Background: Tumor suppressor genes are important in the development of head and neck cancer. Using microsatellite markers that map close to the region 3p24-pter, we determined the frequency of allele loss close to this site with a view to narrowing the search for a putative tumor suppressor gene involved in the development of squamous cell carcinoma of the head and neck, which may facilitate future positional cloning techniques.
Design: Laboratory-based project with tumor and normal specimens subjected to molecular genetic analysis. Tumor-normal tissue DNA pairs were analyzed for allelic imbalance and microsatellite instability on chromosome 3p in the region 3p24-pter by the polymerase chain reaction and microsatellite markers D3S1304, D3S656, D3S1252, D3S1293, THRB, and D3S1266.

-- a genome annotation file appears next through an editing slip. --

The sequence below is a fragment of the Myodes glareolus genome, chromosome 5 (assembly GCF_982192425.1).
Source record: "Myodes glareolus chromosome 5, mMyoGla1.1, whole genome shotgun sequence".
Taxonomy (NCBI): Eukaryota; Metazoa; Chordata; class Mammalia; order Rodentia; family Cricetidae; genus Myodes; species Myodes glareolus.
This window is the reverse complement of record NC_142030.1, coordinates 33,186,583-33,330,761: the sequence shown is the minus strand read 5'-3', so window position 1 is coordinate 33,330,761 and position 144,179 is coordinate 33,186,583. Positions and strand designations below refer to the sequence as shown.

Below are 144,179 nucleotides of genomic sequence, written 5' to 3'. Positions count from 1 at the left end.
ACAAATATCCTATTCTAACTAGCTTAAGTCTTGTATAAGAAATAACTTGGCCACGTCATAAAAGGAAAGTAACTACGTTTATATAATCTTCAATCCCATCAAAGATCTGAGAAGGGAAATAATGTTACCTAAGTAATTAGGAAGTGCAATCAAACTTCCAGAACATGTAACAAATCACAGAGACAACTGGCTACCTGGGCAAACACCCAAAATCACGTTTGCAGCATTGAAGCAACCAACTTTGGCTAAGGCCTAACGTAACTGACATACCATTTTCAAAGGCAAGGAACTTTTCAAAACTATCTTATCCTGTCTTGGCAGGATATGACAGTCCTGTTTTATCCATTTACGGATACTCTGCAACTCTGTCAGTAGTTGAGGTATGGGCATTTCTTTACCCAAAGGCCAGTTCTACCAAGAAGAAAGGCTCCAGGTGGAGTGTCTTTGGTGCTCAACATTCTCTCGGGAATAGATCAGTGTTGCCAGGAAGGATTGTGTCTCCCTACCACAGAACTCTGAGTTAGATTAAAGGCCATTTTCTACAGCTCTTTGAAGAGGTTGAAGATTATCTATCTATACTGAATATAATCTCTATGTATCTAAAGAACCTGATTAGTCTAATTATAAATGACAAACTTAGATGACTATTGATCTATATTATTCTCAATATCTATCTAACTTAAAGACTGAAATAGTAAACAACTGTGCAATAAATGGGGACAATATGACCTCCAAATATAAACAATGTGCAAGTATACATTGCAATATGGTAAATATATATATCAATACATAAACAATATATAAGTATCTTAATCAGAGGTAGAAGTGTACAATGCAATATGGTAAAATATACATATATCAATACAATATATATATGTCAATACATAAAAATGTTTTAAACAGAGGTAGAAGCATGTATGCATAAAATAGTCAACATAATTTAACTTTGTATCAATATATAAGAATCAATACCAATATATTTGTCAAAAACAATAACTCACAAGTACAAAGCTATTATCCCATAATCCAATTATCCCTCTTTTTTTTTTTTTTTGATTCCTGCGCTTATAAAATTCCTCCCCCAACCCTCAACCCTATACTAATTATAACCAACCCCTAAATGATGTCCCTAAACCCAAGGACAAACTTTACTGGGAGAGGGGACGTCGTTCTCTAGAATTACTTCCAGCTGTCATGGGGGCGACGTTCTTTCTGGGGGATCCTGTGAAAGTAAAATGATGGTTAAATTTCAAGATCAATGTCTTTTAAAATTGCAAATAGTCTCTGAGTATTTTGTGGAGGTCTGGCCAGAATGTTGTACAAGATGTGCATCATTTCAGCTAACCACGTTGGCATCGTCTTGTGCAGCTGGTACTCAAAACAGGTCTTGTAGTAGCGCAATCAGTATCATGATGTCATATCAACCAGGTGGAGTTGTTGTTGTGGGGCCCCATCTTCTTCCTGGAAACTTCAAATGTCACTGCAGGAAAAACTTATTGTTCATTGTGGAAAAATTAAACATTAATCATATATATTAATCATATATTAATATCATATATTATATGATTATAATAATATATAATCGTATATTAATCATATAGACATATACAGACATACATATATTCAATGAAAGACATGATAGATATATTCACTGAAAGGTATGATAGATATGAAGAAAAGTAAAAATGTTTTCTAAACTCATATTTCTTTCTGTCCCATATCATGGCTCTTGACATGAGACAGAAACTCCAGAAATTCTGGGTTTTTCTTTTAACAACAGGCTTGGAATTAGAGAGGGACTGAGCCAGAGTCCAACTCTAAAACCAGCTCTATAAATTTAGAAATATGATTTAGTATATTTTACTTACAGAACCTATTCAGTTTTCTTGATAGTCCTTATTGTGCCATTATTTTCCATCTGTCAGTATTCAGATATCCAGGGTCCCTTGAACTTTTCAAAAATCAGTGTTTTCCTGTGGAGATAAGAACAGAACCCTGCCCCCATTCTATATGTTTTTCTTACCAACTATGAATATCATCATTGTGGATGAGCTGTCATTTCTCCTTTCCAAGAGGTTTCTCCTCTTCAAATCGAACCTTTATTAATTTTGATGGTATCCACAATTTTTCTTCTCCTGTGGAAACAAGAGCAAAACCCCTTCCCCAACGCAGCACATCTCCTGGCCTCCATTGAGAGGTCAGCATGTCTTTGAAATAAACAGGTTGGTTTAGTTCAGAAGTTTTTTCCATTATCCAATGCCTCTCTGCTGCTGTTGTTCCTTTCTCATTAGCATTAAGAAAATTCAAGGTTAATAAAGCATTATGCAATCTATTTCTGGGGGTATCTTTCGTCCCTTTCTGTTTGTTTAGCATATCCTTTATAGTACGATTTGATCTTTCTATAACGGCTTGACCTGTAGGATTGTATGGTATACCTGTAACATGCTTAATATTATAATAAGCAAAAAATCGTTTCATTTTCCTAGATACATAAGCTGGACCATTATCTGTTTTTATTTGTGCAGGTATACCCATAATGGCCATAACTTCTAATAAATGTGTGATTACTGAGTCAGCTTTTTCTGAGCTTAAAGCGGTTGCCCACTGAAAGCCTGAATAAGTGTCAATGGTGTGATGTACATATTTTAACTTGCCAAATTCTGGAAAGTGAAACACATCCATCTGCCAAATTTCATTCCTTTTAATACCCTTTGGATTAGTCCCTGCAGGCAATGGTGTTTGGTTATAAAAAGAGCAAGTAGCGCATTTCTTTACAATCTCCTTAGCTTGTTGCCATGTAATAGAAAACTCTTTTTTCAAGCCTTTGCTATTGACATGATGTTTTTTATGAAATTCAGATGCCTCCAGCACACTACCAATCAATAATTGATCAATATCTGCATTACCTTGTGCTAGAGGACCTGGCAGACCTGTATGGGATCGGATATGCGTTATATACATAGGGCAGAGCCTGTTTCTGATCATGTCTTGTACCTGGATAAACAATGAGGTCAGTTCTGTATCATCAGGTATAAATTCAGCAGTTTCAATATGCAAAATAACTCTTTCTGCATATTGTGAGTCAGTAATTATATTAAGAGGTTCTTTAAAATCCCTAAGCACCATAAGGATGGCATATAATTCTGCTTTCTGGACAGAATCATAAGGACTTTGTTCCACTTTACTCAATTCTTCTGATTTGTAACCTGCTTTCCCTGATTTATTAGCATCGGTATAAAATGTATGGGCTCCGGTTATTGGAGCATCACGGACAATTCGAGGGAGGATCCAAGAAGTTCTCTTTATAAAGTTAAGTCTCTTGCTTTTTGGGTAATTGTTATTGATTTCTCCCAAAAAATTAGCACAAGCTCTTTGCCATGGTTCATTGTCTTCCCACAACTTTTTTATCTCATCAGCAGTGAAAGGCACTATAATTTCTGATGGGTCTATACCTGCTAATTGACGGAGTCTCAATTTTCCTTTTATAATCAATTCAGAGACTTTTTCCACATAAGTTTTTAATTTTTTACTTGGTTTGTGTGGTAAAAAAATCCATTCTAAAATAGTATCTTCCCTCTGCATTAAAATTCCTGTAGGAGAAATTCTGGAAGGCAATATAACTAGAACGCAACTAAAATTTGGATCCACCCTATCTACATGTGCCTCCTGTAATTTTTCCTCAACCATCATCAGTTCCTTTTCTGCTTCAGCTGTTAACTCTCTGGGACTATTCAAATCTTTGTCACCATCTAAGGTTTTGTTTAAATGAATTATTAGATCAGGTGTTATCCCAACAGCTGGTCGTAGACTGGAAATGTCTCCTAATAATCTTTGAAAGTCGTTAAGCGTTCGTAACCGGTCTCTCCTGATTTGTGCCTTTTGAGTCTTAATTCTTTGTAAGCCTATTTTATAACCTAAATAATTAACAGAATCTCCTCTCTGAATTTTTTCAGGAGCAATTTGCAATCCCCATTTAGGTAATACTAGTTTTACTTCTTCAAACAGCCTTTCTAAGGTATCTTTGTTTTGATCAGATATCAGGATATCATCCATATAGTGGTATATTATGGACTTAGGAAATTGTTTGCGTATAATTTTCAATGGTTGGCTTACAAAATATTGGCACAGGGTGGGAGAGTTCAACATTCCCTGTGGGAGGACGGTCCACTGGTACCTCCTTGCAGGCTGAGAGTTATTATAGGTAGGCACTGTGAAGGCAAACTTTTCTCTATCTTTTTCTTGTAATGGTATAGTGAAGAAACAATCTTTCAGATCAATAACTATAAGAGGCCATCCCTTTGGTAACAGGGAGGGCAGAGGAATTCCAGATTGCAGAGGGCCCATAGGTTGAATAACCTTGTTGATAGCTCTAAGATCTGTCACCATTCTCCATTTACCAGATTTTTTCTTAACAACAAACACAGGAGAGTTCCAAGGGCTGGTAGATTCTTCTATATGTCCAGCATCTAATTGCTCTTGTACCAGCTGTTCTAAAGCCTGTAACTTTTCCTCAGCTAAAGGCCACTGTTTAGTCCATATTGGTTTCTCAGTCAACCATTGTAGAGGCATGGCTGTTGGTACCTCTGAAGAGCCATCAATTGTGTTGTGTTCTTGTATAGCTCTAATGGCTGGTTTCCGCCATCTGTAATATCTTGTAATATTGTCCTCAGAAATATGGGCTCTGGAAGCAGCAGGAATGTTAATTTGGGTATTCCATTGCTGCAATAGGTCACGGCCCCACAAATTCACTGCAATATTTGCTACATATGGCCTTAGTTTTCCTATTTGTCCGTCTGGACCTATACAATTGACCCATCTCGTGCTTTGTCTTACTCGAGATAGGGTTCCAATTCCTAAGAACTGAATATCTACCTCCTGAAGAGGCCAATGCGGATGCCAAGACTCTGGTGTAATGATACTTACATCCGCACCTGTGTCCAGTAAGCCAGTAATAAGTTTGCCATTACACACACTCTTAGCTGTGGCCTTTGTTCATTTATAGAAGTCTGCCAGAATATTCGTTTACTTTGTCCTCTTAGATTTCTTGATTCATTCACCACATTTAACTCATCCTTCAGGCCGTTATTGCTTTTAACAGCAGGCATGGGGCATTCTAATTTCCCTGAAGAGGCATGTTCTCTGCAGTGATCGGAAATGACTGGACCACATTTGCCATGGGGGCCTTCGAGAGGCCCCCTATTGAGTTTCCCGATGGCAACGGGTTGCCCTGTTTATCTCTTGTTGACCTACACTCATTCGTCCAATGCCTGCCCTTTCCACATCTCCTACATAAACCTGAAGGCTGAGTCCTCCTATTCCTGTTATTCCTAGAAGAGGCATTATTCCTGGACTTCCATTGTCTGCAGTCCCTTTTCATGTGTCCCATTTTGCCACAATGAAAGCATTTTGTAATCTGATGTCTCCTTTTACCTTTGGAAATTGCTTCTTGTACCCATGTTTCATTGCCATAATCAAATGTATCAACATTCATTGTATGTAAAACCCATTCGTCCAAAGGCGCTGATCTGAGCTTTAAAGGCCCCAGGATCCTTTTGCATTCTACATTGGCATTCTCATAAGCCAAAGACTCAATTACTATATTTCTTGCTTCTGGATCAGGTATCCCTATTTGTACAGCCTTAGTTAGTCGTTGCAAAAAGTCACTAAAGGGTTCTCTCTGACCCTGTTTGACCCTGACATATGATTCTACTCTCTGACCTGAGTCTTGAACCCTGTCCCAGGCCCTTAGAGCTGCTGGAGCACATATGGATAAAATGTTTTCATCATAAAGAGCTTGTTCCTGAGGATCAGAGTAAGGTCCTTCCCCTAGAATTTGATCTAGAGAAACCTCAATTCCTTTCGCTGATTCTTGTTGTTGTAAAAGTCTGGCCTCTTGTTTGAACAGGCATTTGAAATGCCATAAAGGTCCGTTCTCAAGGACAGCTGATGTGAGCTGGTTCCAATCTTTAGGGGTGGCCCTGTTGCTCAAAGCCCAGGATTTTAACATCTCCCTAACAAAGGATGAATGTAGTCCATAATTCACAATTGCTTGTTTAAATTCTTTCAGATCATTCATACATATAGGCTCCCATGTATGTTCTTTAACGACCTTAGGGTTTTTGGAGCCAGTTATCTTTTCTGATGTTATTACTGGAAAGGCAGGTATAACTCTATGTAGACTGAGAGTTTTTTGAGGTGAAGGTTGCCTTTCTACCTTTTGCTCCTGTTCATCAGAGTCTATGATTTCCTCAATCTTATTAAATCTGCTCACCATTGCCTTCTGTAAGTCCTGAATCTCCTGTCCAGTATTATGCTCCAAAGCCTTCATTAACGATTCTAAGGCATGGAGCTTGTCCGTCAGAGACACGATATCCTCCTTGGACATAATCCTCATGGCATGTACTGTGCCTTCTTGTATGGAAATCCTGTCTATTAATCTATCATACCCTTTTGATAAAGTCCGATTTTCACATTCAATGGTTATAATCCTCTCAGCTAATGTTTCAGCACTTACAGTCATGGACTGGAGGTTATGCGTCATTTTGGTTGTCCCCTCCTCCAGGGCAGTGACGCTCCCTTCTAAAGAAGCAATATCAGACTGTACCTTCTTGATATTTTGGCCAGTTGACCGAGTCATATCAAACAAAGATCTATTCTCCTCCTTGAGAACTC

Setting: Molecular genetics and oncology research laboratory.
Patients: Paired tumor-normal DNA samples were obtained from 46 patients with tumors of the head and neck.
Main outcome measures: Detection of loss of heterozygosity and microsatellite instability on chromosome 3 in the region 3p24-p25.1.
Results: We found loss of heterozygosity with at least one marker in 48% of informative cases and loss of heterozygosity or microsatellite instability in 57% of informative cases. The minimal region of loss was found in the region bounded by D3S656 and D31293.
Conclusion: A putative tumor suppressor gene in head and neck cancer lies between D3S656 and D3S1293 in the 3p25.1 region.